Fix Your Credit Score by Checking For And Disputing Credit Report Errors

Share Article lists steps consumers can take if they find inaccuracies

Luckily for consumers, many credit files are in fact an accurate reflection of a person’s financial picture. However,, a leader in credit report, credit score and credit monitoring services reminds consumers that they can verify the accuracy of information in their credit files by checking credit reports regularly and disputing credit report errors if they find them.

“Even the most diligent consumer can occasionally find an item in their credit file that they feel is inaccurate,” said Samuel S. Ambrose, Vice President of Marketing and Operations for “These issues can occur for a number of reasons, but it’s good for consumers to know that if inaccuracies are found when they check their credit report, they are within their rights to dispute credit report errors with the credit repository that reported the information. Correcting any information that is found to be inaccurate can help a consumer fix their credit score, so it is really in their best interest to check their credit report regularly.”

Common inaccuracies found in credit reports can be anything from a person’s identifying information such as their name being confused with someone with a similar one, negative information staying on a credit report after its expiration date, accounts noted as not being in good standing or possible identity theft. Many people don’t recognize these inaccuracies until they check their credit report in an attempt to fix their credit score or are alerted to them by a credit monitoring service.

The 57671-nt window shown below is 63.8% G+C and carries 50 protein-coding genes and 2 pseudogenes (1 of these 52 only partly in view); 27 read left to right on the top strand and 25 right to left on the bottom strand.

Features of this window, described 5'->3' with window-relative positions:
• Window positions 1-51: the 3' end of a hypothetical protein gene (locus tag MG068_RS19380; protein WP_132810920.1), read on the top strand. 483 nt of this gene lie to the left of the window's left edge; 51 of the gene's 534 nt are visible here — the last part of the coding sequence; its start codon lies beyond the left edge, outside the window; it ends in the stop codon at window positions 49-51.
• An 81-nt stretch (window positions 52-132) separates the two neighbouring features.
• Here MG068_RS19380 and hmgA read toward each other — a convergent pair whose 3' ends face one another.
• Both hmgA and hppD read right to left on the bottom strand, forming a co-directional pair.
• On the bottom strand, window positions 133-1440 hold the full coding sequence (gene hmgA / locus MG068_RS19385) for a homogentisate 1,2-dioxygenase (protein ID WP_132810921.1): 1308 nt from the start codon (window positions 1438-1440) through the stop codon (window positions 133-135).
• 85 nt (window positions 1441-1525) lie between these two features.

Simple steps to dispute credit report errors:

  •      In writing, submit the inaccurate information with clearly stated facts to support it, to the credit repository that reported it as well as the financial institution that it involves. There are many websites with sample letters that can be used as reference.
  •      Include copies of supporting documentation to back up the claim. Never provide originals.
  •      Dispute letters should be sent via certified mail or by a service that provides tracking to prove that the dispute letter was sent.
  •      The credit repository will investigate the issue, usually within 30 days, and also provide the documentation to the creditor or lender that submitted the information to them. They will then investigate and provide a report back to the credit repository.
  •      Upon completion of the investigation, the credit repository will report back to the consumer with its findings.

As per the Fair Credit Reporting Act (FCRA), inaccurate, incomplete or unverifiable information must be removed or corrected by the three major credit reporting agencies usually within 30 days.

Since 2004, has specialized in providing credit information and credit monitoring services to consumers to help them understand their credit report and score. encourages consumers to check their credit report on a regular basis.

Allison Tomek


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